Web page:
The desire for high-accuracy infrared sources suitable for low-background seeker/tracker calibrations pushes the limits of absolute cryogenic radiometry and blackbody design. It remains difficult to calibrate a blackbody at flux levels below 1 nW/cm2 using electrical substitution radiometry. Ideally, the blackbody temperature should be chosen so that most of the emitted power lies int he spectral range of interest. This constraint frequently necessitates the use of small apertures (less than 1 mm diameter) to achieve the require reduction in power. However, the dimensions of small apertures are difficult to determine accurately. Also, the effects of diffraction and systematic problems such as aperture heating and light leaks become amplified. To diagnose these problems and to calculate diffractin effects, aperture dimensions must be known accurately. We described a technique of radiometrically deducing the diameter of small apertures in the blackbody in-situ utilizing the cryogencic blackbody calibration.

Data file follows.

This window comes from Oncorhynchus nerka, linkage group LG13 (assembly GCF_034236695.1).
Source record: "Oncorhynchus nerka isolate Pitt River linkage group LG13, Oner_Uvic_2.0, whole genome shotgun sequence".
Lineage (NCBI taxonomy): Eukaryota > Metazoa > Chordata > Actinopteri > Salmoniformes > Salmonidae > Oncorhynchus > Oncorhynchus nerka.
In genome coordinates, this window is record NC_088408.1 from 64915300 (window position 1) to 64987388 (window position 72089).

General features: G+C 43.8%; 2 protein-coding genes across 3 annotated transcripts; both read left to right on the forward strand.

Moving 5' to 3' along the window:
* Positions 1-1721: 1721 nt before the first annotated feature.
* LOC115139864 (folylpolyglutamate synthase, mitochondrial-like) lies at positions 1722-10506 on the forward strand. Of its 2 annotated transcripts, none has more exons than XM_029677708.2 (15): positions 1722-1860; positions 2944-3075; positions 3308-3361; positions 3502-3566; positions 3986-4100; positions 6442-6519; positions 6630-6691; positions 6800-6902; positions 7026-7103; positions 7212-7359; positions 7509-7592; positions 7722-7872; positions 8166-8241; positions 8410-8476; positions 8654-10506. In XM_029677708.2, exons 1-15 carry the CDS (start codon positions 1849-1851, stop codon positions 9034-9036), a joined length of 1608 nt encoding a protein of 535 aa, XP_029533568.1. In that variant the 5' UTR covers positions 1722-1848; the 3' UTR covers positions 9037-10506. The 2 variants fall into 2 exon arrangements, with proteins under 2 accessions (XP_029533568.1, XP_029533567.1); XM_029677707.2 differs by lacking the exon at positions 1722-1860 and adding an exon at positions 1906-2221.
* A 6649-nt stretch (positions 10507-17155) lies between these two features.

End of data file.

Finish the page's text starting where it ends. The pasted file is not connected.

Issue: No. 1
Pub Type: Journals
aperture, blackbody, cryogenic, infrared, radiometric